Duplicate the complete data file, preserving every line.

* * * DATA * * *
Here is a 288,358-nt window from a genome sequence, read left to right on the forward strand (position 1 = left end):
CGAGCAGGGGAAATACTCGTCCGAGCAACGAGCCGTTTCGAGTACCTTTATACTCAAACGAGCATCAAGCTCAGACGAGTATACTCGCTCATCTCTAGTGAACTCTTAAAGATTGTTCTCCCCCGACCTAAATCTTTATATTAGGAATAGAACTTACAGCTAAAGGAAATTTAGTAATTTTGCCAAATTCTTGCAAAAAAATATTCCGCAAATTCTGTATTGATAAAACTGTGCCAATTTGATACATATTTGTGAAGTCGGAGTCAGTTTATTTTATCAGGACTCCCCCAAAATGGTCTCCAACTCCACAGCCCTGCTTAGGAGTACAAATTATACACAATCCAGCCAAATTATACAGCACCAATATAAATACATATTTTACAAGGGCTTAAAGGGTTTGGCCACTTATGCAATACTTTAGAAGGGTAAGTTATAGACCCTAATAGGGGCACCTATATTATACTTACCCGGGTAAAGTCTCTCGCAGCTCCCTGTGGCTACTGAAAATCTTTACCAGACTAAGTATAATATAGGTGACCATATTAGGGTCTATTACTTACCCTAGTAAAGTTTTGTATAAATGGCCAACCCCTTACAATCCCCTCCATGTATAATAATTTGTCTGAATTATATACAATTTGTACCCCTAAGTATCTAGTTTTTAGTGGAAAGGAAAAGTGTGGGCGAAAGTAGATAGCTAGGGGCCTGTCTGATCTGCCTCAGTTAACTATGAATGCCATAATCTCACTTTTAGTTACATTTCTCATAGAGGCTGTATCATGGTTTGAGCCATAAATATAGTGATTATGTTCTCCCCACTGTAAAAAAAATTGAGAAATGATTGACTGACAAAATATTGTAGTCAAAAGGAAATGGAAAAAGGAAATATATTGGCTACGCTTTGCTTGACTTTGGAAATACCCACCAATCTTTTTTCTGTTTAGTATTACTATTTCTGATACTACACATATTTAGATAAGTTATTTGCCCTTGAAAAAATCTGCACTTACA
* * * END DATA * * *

Here is a 288,358-nt window from a genome sequence, read left to right on the forward strand (position 1 = left end):
CGAGCAGGGGAAATACTCGTCCGAGCAACGAGCCGTTTCGAGTACCTTTATACTCAAACGAGCATCAAGCTCAGACGAGTATACTCGCTCATCTCTAGTGAACTCTTAAAGATTGTTCTCCCCCGACCTAAATCTTTATATTAGGAATAGAACTTACAGCTAAAGGAAATTTAGTAATTTTGCCAAATTCTTGCAAAAAAATATTCCGCAAATTCTGTATTGATAAAACTGTGCCAATTTGATACATATTTGTGAAGTCGGAGTCAGTTTATTTTATCAGGACTCCCCCAAAATGGTCTCCAACTCCACAGCCCTGCTTAGGAGTACAAATTATACACAATCCAGCCAAATTATACAGCACCAATATAAATACATATTTTACAAGGGCTTAAAGGGTTTGGCCACTTATGCAATACTTTAGAAGGGTAAGTTATAGACCCTAATAGGGGCACCTATATTATACTTACCCGGGTAAAGTCTCTCGCAGCTCCCTGTGGCTACTGAAAATCTTTACCAGACTAAGTATAATATAGGTGACCATATTAGGGTCTATTACTTACCCTAGTAAAGTTTTGTATAAATGGCCAACCCCTTACAATCCCCTCCATGTATAATAATTTGTCTGAATTATATACAATTTGTACCCCTAAGTATCTAGTTTTTAGTGGAAAGGAAAAGTGTGGGCGAAAGTAGATAGCTAGGGGCCTGTCTGATCTGCCTCAGTTAACTATGAATGCCATAATCTCACTTTTAGTTACATTTCTCATAGAGGCTGTATCATGGTTTGAGCCATAAATATAGTGATTATGTTCTCCCCACTGTAAAAAAAATTGAGAAATGATTGACTGACAAAATATTGTAGTCAAAAGGAAATGGAAAAAGGAAATATATTGGCTACGCTTTGCTTGACTTTGGAAATACCCACCAATCTTTTTTCTGTTTAGTATTACTATTTCTGATACTACACATATTTAGATAAGTTATTTGCCCTTGAAAAAATCTGCACTTACA